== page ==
'We don't want luxury tower blocks built in Hoxton' was the verdict of every contributor in a public meeting called by the 'Save Britannia Leisure Centre' campaign in east London.
From the platform Hackney mayor Philip Glanville tried to defend his plan to replace the popular Britannia leisure centre with three tower blocks, a large academy school, and a new leisure centre on a patch of land presently classified as 'designated open space'.
His council cabinet argues that it would cost too much to renovate the present leisure centre and the only way a new centre can be funded is for 480 flats to be built on the site, 400 of them for private sale and only 80 classed as 'affordable'.
Many of those 80 won't be at all affordable for the vast number of Hackney people who are homeless or living in overcrowded or other dire conditions. Genuinely affordable homes are very scarce, forcing working class people out of the borough.
The entire neighbourhood will be damaged environmentally: Less open space, with monstrous tower blocks blocking the sky and light. The council's own pre-planning application report admits there would be "significant intensification and increased density within the surrounding area".
Nobody in the audience of over 50 people voiced any support for the proposals. Over 20 angrily slated different aspects of the scheme, including Socialist Party members who called for the council to stop doing the Tory government's bidding and instead to safeguard the site's use as a leisure facility.
The money could be raised from the council's substantial reserves and borrowing powers, while at the same time launching a determined campaign for reimbursement by central government. Successive governments have dramatically slashed funding to councils!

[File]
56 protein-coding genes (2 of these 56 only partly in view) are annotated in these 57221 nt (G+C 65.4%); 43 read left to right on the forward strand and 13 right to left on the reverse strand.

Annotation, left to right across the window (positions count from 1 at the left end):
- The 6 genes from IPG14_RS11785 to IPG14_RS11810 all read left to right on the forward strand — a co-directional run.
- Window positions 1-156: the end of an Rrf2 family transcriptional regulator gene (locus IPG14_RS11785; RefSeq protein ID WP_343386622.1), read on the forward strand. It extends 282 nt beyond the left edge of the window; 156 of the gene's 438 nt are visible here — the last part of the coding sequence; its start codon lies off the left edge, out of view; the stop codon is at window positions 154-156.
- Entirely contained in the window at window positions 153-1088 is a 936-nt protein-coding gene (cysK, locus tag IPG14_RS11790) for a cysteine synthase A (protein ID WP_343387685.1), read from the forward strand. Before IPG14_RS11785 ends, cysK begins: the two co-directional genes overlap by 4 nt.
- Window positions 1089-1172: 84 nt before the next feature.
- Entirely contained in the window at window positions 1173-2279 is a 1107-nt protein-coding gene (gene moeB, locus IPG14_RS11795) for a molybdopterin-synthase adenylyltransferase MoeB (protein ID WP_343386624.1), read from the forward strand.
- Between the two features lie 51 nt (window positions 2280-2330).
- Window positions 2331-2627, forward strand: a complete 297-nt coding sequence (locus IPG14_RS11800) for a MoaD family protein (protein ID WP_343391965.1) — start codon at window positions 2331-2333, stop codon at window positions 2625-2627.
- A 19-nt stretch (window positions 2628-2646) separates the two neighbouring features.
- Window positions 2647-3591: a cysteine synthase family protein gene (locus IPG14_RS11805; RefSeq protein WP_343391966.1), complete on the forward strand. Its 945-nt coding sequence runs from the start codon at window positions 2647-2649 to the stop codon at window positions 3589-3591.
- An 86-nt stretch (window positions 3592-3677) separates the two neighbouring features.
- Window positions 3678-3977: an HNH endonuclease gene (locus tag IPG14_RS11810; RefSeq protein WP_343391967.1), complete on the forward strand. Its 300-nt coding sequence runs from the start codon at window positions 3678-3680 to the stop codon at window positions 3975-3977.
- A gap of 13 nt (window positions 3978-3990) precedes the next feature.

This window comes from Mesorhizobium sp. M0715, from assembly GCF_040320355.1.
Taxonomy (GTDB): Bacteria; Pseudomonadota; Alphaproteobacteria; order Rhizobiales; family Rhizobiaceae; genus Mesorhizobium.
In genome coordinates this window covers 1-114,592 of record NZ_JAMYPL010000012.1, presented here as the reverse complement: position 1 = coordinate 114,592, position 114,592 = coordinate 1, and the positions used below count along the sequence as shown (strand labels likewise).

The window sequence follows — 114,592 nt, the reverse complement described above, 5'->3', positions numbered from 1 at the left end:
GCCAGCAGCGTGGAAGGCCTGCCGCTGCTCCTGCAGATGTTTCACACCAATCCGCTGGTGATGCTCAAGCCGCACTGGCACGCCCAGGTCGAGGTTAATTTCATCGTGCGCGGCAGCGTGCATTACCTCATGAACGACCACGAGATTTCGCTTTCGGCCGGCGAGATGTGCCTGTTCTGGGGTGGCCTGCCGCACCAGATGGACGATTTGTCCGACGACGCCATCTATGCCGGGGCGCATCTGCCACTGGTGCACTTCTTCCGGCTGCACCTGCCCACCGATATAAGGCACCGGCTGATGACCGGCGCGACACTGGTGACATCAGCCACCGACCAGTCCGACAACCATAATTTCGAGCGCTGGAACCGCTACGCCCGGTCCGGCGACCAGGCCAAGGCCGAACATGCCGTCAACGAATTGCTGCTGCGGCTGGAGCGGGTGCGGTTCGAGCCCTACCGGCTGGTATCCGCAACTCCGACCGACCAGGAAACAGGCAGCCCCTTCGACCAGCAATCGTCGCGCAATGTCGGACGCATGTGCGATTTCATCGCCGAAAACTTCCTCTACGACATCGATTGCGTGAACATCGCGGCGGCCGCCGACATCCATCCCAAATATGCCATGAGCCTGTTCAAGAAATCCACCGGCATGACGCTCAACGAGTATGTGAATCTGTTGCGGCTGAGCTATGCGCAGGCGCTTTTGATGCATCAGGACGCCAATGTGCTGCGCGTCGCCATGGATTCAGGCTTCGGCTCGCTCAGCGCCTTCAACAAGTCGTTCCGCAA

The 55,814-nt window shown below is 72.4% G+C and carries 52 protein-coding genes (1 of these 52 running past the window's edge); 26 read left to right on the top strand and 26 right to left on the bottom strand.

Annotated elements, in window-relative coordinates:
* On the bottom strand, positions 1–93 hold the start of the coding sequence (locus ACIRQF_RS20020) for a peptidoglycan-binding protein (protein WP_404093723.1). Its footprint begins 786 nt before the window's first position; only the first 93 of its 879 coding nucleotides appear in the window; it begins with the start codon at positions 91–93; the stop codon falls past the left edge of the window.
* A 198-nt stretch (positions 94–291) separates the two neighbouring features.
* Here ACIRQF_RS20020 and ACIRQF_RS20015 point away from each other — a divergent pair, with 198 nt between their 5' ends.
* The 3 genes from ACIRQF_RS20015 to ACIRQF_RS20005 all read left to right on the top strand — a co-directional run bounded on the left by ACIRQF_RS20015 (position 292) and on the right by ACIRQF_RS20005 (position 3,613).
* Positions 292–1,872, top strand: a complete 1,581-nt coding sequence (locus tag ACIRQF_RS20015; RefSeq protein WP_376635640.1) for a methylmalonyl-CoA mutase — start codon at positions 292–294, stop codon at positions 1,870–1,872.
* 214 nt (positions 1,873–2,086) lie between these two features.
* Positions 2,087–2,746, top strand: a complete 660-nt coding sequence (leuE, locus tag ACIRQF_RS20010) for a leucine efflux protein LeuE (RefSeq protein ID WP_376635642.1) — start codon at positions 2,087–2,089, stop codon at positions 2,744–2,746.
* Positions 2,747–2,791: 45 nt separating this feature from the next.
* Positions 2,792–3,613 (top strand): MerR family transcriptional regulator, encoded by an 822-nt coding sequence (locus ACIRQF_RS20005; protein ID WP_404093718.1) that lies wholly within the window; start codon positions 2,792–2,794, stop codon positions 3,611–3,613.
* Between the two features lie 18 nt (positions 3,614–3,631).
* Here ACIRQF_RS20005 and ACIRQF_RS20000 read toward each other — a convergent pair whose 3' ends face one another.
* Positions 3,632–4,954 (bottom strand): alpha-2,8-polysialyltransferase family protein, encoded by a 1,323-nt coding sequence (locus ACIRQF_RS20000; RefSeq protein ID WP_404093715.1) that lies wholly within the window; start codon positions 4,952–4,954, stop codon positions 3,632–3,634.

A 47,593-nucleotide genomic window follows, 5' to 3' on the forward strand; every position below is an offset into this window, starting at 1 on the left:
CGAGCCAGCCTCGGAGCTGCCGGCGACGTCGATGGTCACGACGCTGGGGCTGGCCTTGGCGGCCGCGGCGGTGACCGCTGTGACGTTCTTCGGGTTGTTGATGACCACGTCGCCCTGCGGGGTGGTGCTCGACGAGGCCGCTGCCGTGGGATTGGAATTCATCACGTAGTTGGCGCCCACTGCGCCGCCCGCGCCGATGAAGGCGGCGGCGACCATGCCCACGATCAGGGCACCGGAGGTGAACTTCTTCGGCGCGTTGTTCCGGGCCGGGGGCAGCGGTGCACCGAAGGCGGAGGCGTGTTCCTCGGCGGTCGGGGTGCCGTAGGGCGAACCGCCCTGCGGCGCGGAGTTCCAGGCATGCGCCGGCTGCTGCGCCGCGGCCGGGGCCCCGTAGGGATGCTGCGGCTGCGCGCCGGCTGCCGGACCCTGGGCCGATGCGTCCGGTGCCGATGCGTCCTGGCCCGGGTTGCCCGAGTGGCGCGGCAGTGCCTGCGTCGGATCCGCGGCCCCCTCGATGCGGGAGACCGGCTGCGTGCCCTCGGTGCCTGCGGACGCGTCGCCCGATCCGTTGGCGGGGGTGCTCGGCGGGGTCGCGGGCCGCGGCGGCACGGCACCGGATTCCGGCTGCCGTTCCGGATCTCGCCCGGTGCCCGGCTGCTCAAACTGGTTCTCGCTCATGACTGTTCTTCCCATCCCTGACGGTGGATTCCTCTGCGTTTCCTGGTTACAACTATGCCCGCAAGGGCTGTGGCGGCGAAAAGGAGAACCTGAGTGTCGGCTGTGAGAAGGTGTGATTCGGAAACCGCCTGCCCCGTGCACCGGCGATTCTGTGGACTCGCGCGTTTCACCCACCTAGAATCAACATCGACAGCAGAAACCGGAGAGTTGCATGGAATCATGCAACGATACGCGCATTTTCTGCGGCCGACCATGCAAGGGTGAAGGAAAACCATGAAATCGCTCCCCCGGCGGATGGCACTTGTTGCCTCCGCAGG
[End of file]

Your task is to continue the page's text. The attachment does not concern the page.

There was a chorus of condemnation of the lack of 'transparency' of the cabinet - it asserts there's no alternative to its monstrous project while claiming it can't break 'confidentiality' with the organisations being lined up for involvement, so local people can't have the information they're requesting.
Objections were also made to having yet another 'academy' school - outside the direction of the elected local authority, able to undercut nationally agreed rates of pay and terms for staff, able to employ unqualified teachers. The council meekly repeats the government's order that new state-funded schools have to be free schools or academies. Where is its active opposition to this?
The government did a u-turn on forcing every existing school to become an academy. It could cave in too regarding new schools if Hackney and the many other Labour councils across the country mobilise a national campaign against these destructive privatisations - which would be willingly supported by large numbers of parents, school staff and students.
The mayor seems set on pushing on with the scheme regardless of the strong opposition, so the campaign will go on.
Jeremy Corbyn last year pledged a big council house building programme and opposition to forced academies and “forced gentrification and social cleansing”. Yet Hackney council and mayor Philip Glanville continue to do the Tory government's bidding by building luxury flats and academy schools, and they impose the Tories' savage spending cuts on council jobs and services.
"He must think he is Trump and the new leisure centre will be called the Phil Glanville leisure centre" was the verdict of a local resident after the meeting.
Virtually everyone took away Hackney Socialist Party's leaflet to read, and eight people bought a copy of the Socialist.
This is a longer version of the article printed in the Socialist